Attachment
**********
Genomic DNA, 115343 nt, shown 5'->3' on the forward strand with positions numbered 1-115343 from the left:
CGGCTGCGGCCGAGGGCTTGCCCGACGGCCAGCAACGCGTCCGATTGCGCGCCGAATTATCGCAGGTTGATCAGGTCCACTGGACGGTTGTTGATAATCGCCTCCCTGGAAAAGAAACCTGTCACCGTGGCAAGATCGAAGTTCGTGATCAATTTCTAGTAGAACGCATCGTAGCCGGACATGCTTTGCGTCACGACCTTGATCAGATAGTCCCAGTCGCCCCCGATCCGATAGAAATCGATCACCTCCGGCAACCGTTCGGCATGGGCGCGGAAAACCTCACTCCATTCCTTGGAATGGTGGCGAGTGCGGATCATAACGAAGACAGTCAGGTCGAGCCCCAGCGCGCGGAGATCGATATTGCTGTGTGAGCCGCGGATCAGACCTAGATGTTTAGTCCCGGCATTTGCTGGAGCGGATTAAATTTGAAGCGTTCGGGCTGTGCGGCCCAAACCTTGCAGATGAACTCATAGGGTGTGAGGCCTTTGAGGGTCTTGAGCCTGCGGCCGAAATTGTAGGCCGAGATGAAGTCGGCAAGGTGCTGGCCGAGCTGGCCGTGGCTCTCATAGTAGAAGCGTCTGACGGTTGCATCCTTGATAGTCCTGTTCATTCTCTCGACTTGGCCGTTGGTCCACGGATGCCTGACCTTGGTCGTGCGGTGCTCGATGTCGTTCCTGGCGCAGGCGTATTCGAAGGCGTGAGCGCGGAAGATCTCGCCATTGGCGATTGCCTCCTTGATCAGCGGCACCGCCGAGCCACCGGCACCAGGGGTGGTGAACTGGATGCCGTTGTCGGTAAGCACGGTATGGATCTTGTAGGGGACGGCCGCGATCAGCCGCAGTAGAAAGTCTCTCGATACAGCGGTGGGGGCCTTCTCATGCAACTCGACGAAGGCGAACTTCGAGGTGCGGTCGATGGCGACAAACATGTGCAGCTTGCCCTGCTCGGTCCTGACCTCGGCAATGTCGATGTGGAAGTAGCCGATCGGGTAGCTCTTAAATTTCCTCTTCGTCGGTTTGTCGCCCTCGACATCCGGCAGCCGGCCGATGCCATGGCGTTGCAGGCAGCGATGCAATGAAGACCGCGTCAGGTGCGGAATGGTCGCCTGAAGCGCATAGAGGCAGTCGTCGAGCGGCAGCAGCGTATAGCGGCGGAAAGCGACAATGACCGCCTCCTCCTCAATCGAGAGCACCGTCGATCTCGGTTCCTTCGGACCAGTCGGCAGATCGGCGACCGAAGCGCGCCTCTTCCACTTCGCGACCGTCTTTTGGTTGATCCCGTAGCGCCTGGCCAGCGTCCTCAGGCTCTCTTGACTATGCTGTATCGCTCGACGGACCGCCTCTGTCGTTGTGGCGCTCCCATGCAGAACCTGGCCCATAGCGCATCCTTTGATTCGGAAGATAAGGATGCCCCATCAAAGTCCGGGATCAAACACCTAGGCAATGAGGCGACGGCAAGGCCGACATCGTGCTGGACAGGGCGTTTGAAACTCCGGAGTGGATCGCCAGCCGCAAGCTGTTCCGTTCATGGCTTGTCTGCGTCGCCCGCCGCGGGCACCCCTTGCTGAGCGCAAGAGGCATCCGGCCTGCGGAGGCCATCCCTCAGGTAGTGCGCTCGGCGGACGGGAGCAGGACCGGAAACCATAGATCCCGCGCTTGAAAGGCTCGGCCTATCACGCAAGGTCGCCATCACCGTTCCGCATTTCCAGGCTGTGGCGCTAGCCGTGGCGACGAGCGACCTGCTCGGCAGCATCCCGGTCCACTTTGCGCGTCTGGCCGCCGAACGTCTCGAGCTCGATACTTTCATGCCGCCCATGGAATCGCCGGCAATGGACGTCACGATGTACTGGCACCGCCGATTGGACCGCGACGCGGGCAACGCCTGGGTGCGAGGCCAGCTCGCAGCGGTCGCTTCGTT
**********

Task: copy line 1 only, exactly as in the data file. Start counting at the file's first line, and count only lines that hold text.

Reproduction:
Genomic DNA, 115343 nt, shown 5'->3' on the forward strand with positions numbered 1-115343 from the left: